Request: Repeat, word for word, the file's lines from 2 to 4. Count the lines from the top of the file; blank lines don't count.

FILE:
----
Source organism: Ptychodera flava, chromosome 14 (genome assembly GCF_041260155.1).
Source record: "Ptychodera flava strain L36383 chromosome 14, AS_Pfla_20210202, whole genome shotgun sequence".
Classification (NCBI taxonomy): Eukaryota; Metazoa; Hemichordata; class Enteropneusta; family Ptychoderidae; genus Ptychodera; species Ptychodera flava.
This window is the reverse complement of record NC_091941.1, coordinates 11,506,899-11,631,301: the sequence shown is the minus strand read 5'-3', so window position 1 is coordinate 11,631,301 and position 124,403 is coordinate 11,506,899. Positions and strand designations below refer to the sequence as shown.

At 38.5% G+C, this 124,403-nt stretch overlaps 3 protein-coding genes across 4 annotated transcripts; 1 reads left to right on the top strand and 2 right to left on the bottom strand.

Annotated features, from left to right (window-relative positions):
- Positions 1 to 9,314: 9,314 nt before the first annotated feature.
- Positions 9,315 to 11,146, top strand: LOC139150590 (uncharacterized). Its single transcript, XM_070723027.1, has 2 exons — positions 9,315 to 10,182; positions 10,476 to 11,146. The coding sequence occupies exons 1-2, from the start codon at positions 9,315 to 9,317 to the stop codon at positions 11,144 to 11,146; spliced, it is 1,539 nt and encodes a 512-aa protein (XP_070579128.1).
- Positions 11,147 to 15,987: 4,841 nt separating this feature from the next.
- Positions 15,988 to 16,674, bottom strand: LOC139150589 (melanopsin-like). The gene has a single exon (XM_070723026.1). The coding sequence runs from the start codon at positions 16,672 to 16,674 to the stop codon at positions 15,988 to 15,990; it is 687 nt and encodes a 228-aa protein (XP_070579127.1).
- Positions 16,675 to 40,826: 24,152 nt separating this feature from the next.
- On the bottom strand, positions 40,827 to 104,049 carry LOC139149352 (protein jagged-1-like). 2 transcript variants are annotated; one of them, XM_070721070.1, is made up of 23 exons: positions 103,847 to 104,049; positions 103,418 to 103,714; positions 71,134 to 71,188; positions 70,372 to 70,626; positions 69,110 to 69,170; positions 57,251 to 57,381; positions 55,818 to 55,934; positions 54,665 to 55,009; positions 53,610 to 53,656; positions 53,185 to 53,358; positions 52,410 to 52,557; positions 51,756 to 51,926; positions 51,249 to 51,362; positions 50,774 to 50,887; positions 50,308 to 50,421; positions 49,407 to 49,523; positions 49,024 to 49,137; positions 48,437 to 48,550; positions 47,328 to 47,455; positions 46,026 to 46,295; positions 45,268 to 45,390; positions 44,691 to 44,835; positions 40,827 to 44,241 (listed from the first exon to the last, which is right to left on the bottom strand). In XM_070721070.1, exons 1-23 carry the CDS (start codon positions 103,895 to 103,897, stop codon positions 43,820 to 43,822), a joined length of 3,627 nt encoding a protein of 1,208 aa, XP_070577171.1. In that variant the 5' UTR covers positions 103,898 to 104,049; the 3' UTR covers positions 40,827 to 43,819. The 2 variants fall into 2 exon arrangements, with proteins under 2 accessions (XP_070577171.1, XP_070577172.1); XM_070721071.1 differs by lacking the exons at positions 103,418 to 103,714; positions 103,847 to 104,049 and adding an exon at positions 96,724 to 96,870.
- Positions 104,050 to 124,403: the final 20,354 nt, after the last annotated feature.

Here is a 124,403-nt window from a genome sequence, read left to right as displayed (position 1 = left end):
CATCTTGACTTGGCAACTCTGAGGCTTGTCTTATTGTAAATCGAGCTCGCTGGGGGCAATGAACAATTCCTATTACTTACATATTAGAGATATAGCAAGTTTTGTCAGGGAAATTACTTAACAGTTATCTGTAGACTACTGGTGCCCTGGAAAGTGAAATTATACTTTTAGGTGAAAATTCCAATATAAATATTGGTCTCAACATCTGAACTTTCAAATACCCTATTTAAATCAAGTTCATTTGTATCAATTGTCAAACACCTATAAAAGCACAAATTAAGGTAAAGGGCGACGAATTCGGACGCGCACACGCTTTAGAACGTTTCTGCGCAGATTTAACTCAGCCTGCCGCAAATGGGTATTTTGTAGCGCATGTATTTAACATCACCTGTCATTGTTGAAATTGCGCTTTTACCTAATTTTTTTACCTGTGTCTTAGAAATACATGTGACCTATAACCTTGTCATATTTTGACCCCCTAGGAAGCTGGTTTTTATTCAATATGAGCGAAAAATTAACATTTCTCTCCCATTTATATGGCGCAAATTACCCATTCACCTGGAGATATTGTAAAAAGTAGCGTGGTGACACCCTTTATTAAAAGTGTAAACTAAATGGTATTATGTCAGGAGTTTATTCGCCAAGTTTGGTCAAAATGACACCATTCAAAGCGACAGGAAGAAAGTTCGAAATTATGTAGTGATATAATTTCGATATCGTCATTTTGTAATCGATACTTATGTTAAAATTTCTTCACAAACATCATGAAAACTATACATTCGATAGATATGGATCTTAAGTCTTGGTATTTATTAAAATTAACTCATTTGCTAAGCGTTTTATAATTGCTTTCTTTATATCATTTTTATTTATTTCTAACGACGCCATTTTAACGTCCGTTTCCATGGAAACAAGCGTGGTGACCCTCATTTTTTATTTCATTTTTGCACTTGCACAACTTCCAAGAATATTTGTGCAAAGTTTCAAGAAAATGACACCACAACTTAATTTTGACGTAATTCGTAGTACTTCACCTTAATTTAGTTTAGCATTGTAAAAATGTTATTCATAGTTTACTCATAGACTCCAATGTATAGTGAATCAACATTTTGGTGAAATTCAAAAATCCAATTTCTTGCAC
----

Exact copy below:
Source record: "Ptychodera flava strain L36383 chromosome 14, AS_Pfla_20210202, whole genome shotgun sequence".
Classification (NCBI taxonomy): Eukaryota; Metazoa; Hemichordata; class Enteropneusta; family Ptychoderidae; genus Ptychodera; species Ptychodera flava.
This window is the reverse complement of record NC_091941.1, coordinates 11,506,899-11,631,301: the sequence shown is the minus strand read 5'-3', so window position 1 is coordinate 11,631,301 and position 124,403 is coordinate 11,506,899. Positions and strand designations below refer to the sequence as shown.